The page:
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Peter Goodrich

(Elected 2018)


Peter Goodrich was founding Dean of Birkbeck's School of Law when it was re-established in the early 1990s, guiding its rapid and successful growth for eight years.

A law graduate from the University of Sheffield, he completed a PhD in law and linguistics at Edinburgh before lecturing in Liverpool, Newcastle-Upon Tyne and Lancaster, as well as amassing a number of visiting positions around Europe. He came to Birkbeck as the inaugural Corporation of London Professor of Law in 1991. Professor Goodrich then headed to the US, first to teach at the University of California Los Angeles and then Cardozo School of Law, New York, where he has been Director of the Program in Law and Humanities since 2000.

As well as authoring prolific numbers of scholarly texts and editing legal journals, Professor Goodrich is also a film-maker whose work has included the documentary Of Many, which featured at the Tribeca Film Festival, and a published chef with recipes in several publications. In addition to his Cardozo role, he is visiting professor of Law at New York University, Abu Dhabi.


President, Master, Graduates and Graduands, Guests, and Colleagues.

Today, I have the delightful task of welcoming Professor Peter Goodrich to a Fellowship at Birkbeck.

Sir John Fortescue, Chief Justice of the King’s Bench. The date is 1458:

Sir, the law is as I say it is, and so it has been laid down ever since the law began; and we have several set forms which are held as law, and so held and used for good reason, though we cannot at present remember that reason.

What is the law? Although laid down in texts - the decalogue, scrolls, dead letters - the reasons for law's “set forms” have been lost in the miasma of history and the sulphuric vapours of the unconscious. As Fortescue recognised, Justice is a female deity, who conjures up representations of “things past, as if they were present” (actus memorandi), but who also engages in actus reminiscendi: the discourse of remembering one thing, and discovering another, “lost and forgotten”.

These are the acts of memory that Goodrich performs for us, animating those dead letter, those “set forms”. As Goodrich puts it, “it is not the letter but the spirit that determines the meaning of the law”. In his characteristic prose, Goodrich writes,

The text is composed of dead letters (litera mortua); the rule is no more than a “mute judge”, a sleeping form, requiring the interposition, anima legis, of jurist or judge…. The meaning of the law is internal to its living body, viva vox juris or lex loquens, its image, interpreter, or legislator. In classical terms it is spelled out by reference to something beyond words: “to know the law is not to know the words of the law, but its force and power”.

In my view, this is a classic Goodrich statement, over-brimming with Latinities, historical, critical, bodily, with attention paid to image - emblems and spectatorships. It exposes a yearning to recover more obscure texts, the “other scenes” and traumas that law has prohibited, repressed, or cannot consider.

Goodrich politicises law. Through aesthetics and literature, he opens law to other possibilities and expressions of value, justice, and love. He sees the potential for radical, critical legal practices and structures in part because, for him, legal discourse is historical, contingent, and rhetorically organised. It has been figured, and so can be refigured.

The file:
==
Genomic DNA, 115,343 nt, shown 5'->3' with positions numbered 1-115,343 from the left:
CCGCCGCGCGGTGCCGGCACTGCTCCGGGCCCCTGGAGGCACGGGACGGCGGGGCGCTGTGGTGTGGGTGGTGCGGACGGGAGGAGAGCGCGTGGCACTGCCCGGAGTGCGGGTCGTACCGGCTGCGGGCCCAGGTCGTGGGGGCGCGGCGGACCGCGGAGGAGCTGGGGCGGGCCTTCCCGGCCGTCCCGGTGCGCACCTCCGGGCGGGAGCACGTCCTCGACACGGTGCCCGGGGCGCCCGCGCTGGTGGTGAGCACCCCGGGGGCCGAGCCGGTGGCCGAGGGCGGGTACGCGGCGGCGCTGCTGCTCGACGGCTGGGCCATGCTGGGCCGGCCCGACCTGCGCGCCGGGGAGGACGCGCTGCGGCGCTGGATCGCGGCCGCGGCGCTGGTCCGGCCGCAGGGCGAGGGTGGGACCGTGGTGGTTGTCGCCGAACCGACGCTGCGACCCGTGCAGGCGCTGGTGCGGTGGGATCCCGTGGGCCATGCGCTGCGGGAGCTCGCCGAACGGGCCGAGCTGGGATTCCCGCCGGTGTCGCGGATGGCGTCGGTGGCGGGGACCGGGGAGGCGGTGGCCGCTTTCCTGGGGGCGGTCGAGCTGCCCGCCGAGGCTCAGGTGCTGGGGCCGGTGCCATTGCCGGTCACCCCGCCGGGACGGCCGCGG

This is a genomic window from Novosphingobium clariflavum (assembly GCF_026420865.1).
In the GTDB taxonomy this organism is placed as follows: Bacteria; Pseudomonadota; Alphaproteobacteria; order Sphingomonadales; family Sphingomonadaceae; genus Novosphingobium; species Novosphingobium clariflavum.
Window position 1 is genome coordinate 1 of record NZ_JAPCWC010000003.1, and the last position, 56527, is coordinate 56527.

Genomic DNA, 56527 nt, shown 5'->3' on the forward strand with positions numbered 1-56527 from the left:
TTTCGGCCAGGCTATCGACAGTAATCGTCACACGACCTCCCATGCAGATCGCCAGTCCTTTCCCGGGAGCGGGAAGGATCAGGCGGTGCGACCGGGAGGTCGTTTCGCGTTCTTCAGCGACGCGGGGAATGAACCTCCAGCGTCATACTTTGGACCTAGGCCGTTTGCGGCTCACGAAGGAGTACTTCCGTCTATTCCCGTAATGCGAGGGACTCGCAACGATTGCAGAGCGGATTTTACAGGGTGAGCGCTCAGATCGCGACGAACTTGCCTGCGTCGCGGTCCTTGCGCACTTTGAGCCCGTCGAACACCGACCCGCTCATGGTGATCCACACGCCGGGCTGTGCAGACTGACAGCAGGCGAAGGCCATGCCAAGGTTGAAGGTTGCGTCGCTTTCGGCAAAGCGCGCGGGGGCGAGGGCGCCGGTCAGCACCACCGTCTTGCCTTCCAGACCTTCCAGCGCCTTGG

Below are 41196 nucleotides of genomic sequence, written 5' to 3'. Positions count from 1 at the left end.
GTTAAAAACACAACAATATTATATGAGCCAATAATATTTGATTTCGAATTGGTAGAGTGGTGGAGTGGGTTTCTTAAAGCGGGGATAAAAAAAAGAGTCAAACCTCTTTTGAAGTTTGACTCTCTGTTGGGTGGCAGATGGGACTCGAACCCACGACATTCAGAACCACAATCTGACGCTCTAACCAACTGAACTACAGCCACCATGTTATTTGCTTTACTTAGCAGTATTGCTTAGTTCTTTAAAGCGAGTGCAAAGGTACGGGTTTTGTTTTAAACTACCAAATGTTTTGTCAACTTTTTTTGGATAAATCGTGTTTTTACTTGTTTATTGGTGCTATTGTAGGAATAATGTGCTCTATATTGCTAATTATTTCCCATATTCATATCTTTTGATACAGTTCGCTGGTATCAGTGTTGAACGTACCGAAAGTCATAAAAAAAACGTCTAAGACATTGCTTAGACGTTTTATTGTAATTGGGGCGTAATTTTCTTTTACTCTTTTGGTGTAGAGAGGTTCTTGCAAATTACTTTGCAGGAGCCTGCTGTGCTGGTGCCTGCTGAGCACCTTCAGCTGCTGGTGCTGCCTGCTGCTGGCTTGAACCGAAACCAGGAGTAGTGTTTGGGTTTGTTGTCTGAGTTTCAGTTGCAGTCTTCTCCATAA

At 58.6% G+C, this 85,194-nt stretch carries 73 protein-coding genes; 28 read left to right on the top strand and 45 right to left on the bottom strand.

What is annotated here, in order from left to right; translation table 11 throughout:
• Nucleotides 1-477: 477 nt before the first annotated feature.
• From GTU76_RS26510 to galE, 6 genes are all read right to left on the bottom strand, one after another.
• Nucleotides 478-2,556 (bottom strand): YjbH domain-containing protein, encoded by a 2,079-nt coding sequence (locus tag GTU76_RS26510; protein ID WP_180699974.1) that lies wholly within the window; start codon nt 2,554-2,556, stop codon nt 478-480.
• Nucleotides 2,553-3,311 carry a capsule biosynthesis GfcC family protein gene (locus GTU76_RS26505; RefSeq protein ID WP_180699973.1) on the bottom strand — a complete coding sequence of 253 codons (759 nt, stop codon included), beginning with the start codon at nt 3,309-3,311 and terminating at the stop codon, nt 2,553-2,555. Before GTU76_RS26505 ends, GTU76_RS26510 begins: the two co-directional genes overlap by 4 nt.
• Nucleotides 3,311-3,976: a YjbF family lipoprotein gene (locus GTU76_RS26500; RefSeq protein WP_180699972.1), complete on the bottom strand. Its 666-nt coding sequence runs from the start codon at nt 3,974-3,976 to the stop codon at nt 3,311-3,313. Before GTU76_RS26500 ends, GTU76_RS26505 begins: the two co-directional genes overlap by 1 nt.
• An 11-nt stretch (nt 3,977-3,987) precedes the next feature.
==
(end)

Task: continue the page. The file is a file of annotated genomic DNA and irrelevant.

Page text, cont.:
Goodrich has always paid attention to alternative jurisdictions or forums of justice. He has no patience for the mythologies of memory so pervasive in English Common Law. These mythologies, he persuasively shows, are impeded by their distance from the person and from emotion. This is why the Law “precludes the dialogue or the attention to singularity which justice or ethics requires”, as Goodrich expresses it in Law in the Courts of Love.

In contrast, his actus reminscendi takes us (amongst many other places) to the High Court of Love, established on St Valentine’s day 1400 by Charles VI of France. Its purpose was to decide on disputes, ranging from breaches of erotic confidences to acts of physical violence between lovers. The “Laws of Love” that he gives us can be read as historical and practical discourses of memory. His historical wanderings have taken him from the twelfth century to the present, but in reading his work I sense his great affinity for the legal theatres of earlier centuries. Peoples between the twelfth to the seventeenth centuries, he maintains, “were probably even wilder than our trans-gendered, trans-sexual, acceleratingly virtual times”, in part because they “forged their art against unenviable odds”, the loaded dice thrown by Church and State. In his forum of love, he gathers together for us practices of law involving marginal peoples, women, and rebels.

So, whence has come this big and bold thinker? He was conceived in India and spent his early years in Singapore where his father was the Head of Police. In the transition of government to the Singaporeans, they returned to Britain. His grandfather was Godfrey Elton (the first Baron Elton), famous Oxford historian and staunch supporter of Ramsay Macdonald, the first Labour Party Prime Minister, who had studied at Birkbeck. Today, his uncle, Rodney Elton, the 2nd Baron of Elton, is a member of the House of Lords.

Goodrich was sent as a boarder to Cot Hill from the tender age of seven years, a difficult time for the young child. He then went to Marlborough. He hated boarding school so much that at one stage he even feigned appendicitis. It was only after his appendix was removed that his deception was exposed.